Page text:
Thursday, April 29, 2021

What Matters

Can D&D save your soul?

Don't actually try to answer's more rhetorical in a Don McLean (American Pie, '...can music save your mortal soul?') kind o way. Looking back over my earliest blog posts from 2009, I see that I still struggle with the same issues regarding my life in gaming as I ever have. 

Regardless of whether or not D&D (or roleplaying in general) has any ability to "save," it has certainly been a large, indispensable part of my life. It would probably conflict me less if its study and practice were more widely accepted as "useful" by mainstream society. But it ain't. And even the gaming thing's popularity of the moment still seems...well, only momentary to me. I might feel differently if I'd managed to make (and/or squander) a small fortune in the gaming industry like a handful of notables have, but perhaps not: I've lived with gaming for decades, and those lean times of yesteryear have left heavy, indelible marks (I won't say "scars") on my memories.

It's just how I'm built. How my brain/psychology has been constructed over the years. My family raised me with a mentality that I could "do anything" with my life, but there were also caveats on what I should do. Those mental blocks remain with me to this day. It has led me to many of my personal life choices. It has bred untold hours and years of bubbling resentment in me. It is why I try to raise my children to be different from me, exposing them to all the things I love for all the reasons I love them with (hopefully) none of the hang-ups I have about them.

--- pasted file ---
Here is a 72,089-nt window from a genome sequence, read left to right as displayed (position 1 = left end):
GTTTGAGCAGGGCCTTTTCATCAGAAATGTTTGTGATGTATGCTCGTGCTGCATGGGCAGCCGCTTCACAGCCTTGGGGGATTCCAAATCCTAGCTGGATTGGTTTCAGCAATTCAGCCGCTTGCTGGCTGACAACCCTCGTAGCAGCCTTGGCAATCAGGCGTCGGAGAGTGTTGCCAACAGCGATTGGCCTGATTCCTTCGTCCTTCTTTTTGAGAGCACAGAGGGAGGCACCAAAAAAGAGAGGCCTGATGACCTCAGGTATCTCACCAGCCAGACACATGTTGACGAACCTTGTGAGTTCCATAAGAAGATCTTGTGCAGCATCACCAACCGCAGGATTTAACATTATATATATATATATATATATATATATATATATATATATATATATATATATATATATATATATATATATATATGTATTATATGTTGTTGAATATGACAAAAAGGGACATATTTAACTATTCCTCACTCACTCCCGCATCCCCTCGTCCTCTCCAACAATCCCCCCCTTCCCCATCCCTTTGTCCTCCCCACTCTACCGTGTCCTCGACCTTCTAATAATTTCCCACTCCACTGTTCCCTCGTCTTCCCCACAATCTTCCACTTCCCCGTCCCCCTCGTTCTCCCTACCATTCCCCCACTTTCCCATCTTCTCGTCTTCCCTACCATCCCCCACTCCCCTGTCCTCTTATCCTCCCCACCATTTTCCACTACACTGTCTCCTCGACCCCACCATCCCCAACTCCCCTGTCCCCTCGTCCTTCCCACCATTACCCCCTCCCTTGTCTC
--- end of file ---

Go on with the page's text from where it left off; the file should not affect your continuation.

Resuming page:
Yesterday's whining was, unfortunately, brought on by the need for a nap. There aren't enough hours in the day to do all the things I want to do AND do all the things I need to do...and there never have been. These days, I don't even have a job to go to and I still can't find the time to do all the things that fit both those categories. This has been a theme my entire life. It's why the idea of my mortality hangs so much over my head. I don't really fear death these days (or what's beyond), but I live in a state of anxiety over leaving this life when thing's undone: from unfinished writing projects to failing to complete the raising of my kids. I've told folks over the years that I hope to live about two hundred years, which seems to be an adequate number for getting all the shit done enough that I'll feel "satisfied."

Prospects doubtful. I get it.

With regard to D&D: the "hiccup" that started about a month ago has just about run its course. We went through the superhero thing. We're finishing up the Star Wars thing. I ended up reviewing my old B/X Star Wars system (most recently in the form of Kloane War fact, but while I never finished posting that particular series, the book itself is just about complete (only missing about 1-2 pages of text). Maybe I'll make that available) and thinking, huh, I could just give that to my kid. I did my annual or bi-annual walk through Palladium's system (this year it was Rifts) thinking about how I might revamp the thing into a workable form. And now we're (just about) back. Back to the good stuff. The D&D stuff.